Most afternoons these days, you will find my kids and I at home playing games. Since the weather often makes it impossible for us to be outdoors, we stay in and bond over “Monopoly”, “Snakes and Ladders”, “Gin and Rummy” or whatever else takes our fancy. No iPads or Wii s or any other gadgety things Those things only get to see the light of day on weekends, thank you very much. We have a lot of fun during these sessions and much to my delight, quite a few teachable moments happen too. Don’t tell my kids they might be learning something, though. The very idea might just put them off playing games with me altogether! But seriously, games can develop healthy behaviours and attitudes in kids in many different ways.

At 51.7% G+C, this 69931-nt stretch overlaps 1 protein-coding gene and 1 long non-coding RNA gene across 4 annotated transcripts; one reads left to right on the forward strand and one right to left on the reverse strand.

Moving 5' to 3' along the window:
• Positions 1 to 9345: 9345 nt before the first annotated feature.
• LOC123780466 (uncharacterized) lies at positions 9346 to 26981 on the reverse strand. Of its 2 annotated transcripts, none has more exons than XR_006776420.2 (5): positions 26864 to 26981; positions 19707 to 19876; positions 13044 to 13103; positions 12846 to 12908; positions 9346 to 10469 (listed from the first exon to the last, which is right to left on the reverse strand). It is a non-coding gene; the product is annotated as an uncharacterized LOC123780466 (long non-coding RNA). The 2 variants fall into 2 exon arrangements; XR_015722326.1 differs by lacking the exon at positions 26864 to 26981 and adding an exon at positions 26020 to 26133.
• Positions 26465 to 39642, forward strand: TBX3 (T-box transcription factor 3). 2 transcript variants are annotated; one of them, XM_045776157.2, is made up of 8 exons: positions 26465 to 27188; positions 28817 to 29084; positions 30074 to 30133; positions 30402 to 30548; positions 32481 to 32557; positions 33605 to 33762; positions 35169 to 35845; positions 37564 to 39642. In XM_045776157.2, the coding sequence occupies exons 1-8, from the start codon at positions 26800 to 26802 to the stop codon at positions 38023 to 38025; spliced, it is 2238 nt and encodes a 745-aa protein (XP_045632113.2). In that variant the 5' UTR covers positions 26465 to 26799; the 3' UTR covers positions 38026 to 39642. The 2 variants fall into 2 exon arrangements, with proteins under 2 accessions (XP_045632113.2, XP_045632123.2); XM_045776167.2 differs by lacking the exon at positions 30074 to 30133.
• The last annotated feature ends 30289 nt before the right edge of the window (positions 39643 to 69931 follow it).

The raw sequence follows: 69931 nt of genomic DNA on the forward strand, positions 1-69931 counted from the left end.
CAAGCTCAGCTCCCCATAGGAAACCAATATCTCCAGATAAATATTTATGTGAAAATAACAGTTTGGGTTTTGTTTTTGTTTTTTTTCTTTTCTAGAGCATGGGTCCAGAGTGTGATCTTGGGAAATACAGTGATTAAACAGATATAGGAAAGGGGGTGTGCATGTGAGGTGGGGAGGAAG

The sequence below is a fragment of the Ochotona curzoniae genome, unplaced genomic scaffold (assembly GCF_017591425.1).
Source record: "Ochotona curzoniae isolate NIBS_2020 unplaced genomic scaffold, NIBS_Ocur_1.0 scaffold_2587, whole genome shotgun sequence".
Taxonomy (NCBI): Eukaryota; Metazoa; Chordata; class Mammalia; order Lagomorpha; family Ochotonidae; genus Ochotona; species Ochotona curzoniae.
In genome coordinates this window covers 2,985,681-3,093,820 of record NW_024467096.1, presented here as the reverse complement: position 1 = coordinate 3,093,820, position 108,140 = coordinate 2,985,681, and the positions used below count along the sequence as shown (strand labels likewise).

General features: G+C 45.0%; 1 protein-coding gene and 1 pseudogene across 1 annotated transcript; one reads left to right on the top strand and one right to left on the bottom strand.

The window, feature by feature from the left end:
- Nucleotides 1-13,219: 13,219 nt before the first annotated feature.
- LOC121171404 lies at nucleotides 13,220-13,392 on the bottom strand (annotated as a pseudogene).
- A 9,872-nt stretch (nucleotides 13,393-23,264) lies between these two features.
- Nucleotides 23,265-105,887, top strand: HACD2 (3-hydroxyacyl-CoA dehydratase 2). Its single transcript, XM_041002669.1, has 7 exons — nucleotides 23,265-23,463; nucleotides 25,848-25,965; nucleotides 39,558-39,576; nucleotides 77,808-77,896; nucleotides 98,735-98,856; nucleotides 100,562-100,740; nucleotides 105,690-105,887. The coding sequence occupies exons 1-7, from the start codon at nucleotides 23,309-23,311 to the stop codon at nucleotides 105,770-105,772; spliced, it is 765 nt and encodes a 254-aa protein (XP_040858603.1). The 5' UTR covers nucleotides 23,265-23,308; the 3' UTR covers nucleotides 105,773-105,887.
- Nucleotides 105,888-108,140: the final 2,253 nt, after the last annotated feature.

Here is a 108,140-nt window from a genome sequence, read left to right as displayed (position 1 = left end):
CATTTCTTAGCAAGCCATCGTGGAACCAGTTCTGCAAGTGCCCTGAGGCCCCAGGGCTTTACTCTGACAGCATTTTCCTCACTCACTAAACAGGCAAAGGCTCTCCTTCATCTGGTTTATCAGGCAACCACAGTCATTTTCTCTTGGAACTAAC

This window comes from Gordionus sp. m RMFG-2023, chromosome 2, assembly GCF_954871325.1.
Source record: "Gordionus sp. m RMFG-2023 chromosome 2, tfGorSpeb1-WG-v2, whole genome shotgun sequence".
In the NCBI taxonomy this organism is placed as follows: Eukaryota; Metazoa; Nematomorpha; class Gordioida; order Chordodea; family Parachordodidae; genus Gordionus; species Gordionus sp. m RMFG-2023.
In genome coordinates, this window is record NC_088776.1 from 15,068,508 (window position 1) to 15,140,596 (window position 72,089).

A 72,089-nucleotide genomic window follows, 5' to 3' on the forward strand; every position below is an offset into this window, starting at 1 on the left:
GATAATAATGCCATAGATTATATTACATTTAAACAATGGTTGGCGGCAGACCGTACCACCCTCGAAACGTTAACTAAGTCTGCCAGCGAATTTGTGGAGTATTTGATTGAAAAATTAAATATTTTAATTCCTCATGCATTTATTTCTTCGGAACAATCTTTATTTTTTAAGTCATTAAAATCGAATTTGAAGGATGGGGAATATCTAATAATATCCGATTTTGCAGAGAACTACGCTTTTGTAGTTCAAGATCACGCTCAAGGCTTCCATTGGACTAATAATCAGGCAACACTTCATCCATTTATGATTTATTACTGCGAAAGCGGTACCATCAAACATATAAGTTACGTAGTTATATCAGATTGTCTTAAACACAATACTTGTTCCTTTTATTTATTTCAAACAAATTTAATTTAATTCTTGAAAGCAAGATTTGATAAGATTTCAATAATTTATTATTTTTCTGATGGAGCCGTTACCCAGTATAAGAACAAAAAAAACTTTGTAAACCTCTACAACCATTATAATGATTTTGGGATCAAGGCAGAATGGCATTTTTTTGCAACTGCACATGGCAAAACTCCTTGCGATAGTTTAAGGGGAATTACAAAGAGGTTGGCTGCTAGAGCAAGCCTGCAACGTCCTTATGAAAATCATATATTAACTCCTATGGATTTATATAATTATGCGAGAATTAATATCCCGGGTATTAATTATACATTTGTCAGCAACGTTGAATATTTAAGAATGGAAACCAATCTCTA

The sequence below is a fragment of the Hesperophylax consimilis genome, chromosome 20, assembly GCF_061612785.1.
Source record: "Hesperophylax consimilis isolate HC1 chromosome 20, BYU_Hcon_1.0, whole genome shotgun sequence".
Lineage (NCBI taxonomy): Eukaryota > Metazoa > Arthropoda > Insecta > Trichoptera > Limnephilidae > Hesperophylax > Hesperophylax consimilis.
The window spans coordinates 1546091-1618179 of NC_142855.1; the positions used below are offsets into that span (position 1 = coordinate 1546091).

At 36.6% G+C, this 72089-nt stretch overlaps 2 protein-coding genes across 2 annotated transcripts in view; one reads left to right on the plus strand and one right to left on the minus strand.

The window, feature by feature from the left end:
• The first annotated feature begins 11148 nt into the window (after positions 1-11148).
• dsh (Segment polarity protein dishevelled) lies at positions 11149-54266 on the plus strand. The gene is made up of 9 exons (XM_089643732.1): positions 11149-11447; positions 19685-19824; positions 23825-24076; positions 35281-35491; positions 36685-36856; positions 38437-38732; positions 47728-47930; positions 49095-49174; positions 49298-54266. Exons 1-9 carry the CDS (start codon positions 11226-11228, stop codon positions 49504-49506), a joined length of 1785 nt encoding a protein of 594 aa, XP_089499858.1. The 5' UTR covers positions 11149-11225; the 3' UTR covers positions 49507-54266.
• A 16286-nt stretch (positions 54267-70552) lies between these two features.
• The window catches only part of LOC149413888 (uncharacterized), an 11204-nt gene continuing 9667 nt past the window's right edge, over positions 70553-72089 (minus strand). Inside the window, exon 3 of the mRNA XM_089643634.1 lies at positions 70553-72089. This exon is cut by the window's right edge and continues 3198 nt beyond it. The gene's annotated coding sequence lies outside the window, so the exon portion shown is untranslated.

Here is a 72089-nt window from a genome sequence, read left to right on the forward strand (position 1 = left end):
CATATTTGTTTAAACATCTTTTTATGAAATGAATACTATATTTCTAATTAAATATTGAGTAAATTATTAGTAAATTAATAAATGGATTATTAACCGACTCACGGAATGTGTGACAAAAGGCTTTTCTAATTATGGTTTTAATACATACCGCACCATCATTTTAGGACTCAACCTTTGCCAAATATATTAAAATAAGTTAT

Just the other day while playing a board game, my older son chided his younger brother for not taking turns. “You have to respect everyone else’s turn. You are not the only one who matters in this game,” he said. Such maturity beyond his tender years, I thought to myself. I had taught him well after all…. Minutes later though, my reverie was rudely interrupted by the cries of “cheater bug!” Turns out that this supposed mature boy had flouted the rules of the game when he realised he wasn’t going to win. His little brother had caught him out and all hell was breaking loose. It took me a while to restore order again. So once the tears had dried and the apologies made, I proceeded to give a lecture on the importance of fair play and being a good loser. Even Lance Armstrong was brought in to give a dose of reality to the talk. I think the whole episode made some impression on them. Indeed, if the research is to be believed, games are an ideal way of encouraging social and emotional (SEL) or affective learning. But perhaps what needs to be asked, given today’s context, is whether this still holds true when it comes to computer games? We know all about these games promoting violence and addiction and what not but there are those who insist that they also help our kids become better people. Are they right?